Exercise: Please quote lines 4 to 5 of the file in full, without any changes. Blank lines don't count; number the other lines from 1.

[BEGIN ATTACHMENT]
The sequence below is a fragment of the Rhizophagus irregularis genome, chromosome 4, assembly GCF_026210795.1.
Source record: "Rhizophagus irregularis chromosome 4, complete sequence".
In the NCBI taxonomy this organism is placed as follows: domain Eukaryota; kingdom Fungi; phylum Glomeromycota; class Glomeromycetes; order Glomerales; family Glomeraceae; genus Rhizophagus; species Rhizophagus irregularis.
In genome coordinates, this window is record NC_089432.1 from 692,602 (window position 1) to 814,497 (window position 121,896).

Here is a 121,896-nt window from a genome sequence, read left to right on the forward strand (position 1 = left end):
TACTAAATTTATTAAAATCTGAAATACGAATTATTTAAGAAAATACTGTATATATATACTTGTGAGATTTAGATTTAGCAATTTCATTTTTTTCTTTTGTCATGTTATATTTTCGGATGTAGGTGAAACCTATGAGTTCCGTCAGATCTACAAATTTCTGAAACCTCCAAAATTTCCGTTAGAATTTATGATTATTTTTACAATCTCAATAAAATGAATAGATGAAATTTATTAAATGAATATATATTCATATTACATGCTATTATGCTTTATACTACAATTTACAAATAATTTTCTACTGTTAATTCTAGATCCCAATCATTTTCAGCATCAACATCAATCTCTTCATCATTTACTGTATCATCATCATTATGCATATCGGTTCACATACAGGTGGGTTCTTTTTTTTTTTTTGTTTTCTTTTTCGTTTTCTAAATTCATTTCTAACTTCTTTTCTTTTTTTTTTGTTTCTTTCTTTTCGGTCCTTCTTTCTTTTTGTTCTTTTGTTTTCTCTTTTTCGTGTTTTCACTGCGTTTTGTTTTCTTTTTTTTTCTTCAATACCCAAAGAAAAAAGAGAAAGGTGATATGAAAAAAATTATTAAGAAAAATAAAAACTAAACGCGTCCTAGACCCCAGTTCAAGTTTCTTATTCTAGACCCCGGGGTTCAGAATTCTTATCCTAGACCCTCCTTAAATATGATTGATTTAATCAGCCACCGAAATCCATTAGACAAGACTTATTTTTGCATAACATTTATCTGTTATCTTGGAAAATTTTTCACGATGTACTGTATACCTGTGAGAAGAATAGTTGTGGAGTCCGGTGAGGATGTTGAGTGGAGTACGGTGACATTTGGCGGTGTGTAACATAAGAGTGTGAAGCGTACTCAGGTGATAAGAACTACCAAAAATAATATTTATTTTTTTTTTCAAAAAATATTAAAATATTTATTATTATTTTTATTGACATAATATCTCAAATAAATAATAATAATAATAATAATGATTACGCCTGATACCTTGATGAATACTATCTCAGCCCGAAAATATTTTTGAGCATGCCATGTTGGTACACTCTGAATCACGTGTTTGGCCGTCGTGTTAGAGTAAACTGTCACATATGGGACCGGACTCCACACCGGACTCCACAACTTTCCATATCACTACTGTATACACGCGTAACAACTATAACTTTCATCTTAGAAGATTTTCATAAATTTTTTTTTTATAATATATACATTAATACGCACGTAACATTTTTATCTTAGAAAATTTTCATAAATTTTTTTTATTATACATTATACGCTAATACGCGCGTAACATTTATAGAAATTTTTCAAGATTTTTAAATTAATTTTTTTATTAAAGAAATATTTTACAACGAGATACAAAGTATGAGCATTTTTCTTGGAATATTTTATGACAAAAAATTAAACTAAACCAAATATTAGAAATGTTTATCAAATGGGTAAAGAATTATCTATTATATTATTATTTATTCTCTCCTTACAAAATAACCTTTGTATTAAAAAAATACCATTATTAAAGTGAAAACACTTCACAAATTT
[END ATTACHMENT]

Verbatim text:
In genome coordinates, this window is record NC_089432.1 from 692,602 (window position 1) to 814,497 (window position 121,896).

Here is a 121,896-nt window from a genome sequence, read left to right on the forward strand (position 1 = left end):